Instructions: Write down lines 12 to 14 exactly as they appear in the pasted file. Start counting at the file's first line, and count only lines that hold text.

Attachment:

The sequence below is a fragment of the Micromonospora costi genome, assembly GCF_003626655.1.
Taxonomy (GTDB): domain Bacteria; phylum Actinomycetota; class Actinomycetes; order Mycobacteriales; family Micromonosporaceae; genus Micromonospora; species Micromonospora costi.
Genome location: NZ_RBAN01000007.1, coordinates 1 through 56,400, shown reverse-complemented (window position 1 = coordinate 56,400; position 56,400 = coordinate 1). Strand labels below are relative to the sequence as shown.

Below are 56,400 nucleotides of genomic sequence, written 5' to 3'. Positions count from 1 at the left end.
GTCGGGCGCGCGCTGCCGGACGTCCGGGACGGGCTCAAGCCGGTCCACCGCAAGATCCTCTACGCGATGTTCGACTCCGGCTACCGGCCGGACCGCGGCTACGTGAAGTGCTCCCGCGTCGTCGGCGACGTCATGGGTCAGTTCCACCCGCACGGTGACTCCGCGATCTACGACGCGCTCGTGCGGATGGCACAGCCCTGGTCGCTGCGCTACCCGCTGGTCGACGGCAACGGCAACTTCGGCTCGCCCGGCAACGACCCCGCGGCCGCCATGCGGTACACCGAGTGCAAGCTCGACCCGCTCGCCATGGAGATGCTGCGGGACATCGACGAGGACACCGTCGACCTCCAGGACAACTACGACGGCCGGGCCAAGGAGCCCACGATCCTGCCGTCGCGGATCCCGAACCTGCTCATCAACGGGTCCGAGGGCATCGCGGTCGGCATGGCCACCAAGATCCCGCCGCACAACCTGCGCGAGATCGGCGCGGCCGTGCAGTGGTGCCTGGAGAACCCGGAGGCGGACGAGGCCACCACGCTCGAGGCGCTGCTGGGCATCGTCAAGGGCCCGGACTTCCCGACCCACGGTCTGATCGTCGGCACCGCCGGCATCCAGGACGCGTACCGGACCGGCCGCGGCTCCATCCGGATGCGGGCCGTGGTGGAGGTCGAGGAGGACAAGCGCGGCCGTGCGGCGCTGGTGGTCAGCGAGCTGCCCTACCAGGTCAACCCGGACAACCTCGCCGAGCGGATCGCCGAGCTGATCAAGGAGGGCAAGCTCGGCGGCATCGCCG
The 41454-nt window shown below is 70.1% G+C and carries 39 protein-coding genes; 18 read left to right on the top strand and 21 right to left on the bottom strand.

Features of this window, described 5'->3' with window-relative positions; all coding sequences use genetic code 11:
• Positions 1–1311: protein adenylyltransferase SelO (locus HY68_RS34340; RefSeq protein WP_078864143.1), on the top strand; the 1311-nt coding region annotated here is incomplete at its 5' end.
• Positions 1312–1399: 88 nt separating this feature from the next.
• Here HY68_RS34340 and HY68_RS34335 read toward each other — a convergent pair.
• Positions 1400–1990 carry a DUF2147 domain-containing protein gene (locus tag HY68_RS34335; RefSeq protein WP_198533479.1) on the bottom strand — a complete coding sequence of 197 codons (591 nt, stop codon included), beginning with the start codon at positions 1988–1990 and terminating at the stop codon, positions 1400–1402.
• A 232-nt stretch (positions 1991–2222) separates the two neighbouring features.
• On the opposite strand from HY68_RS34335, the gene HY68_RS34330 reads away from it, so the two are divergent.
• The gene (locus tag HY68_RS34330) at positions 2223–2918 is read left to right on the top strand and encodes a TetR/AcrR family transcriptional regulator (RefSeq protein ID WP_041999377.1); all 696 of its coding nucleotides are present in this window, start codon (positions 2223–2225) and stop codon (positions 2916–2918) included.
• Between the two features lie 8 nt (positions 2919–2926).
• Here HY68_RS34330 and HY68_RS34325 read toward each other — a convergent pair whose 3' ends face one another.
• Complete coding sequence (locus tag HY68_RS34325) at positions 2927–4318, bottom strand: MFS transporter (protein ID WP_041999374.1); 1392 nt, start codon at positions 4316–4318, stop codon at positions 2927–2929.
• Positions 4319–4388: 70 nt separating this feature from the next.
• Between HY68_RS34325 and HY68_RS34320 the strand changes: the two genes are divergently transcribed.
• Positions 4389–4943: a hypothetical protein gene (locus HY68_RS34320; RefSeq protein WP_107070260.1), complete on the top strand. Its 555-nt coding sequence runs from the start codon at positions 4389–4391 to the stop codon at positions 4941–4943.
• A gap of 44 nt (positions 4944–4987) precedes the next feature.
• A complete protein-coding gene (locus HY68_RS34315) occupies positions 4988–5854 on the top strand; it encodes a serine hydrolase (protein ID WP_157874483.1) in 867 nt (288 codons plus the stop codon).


• A 232-nt stretch (positions 1991–2222) separates the two neighbouring features.
• On the opposite strand from HY68_RS34335, the gene HY68_RS34330 reads away from it, so the two are divergent.
• The gene (locus tag HY68_RS34330) at positions 2223–2918 is read left to right on the top strand and encodes a TetR/AcrR family transcriptional regulator (RefSeq protein ID WP_041999377.1); all 696 of its coding nucleotides are present in this window, start codon (positions 2223–2225) and stop codon (positions 2916–2918) included.